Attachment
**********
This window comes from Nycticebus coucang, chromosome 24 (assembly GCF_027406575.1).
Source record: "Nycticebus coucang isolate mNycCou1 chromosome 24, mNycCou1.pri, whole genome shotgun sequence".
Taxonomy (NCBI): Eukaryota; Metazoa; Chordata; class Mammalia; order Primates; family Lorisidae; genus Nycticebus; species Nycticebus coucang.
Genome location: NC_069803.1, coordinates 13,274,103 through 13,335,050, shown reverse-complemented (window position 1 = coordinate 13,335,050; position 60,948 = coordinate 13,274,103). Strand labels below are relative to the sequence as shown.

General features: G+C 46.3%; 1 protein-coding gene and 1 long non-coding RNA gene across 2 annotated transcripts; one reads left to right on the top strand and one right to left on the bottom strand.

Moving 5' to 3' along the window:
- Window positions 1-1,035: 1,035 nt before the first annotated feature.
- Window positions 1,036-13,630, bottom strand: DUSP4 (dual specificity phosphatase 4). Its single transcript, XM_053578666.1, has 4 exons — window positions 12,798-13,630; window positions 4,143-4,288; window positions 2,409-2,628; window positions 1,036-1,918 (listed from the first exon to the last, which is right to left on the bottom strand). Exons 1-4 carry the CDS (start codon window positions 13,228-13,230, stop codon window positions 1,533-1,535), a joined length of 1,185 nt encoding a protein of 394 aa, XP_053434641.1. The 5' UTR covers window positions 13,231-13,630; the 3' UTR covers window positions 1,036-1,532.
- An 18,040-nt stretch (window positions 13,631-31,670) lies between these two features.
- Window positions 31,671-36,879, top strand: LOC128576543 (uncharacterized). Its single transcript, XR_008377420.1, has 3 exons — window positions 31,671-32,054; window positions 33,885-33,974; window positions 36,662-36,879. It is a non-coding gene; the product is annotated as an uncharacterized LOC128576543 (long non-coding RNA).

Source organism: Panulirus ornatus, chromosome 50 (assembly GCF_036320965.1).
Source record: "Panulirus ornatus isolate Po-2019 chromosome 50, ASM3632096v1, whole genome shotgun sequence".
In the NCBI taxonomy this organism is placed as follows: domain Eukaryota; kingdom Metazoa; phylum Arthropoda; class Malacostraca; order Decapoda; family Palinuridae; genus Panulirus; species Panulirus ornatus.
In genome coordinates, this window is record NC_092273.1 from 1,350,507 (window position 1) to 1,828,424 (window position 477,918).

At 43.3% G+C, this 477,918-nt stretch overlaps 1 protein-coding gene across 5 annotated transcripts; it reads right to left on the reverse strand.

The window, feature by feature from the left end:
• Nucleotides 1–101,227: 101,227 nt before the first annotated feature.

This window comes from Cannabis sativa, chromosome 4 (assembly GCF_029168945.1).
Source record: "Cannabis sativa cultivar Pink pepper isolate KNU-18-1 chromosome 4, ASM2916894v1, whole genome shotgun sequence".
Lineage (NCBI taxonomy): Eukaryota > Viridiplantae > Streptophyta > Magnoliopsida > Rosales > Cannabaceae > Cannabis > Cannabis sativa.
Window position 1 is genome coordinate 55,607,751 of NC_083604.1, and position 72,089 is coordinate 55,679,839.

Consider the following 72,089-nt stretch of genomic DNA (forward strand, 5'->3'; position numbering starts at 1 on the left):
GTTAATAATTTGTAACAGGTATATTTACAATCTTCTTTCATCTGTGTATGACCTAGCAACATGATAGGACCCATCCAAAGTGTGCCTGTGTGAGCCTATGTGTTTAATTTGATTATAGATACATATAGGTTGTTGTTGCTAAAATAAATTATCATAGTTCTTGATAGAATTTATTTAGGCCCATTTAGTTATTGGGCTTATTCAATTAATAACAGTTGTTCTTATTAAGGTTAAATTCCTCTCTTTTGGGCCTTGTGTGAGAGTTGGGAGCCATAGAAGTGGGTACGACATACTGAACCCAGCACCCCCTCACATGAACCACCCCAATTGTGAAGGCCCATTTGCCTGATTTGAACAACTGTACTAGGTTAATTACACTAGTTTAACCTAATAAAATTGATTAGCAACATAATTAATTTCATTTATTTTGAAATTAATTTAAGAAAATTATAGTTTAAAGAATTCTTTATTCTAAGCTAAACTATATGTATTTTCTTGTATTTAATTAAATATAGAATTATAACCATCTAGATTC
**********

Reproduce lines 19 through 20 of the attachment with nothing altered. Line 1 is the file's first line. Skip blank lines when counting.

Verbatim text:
Source record: "Cannabis sativa cultivar Pink pepper isolate KNU-18-1 chromosome 4, ASM2916894v1, whole genome shotgun sequence".
Lineage (NCBI taxonomy): Eukaryota > Viridiplantae > Streptophyta > Magnoliopsida > Rosales > Cannabaceae > Cannabis > Cannabis sativa.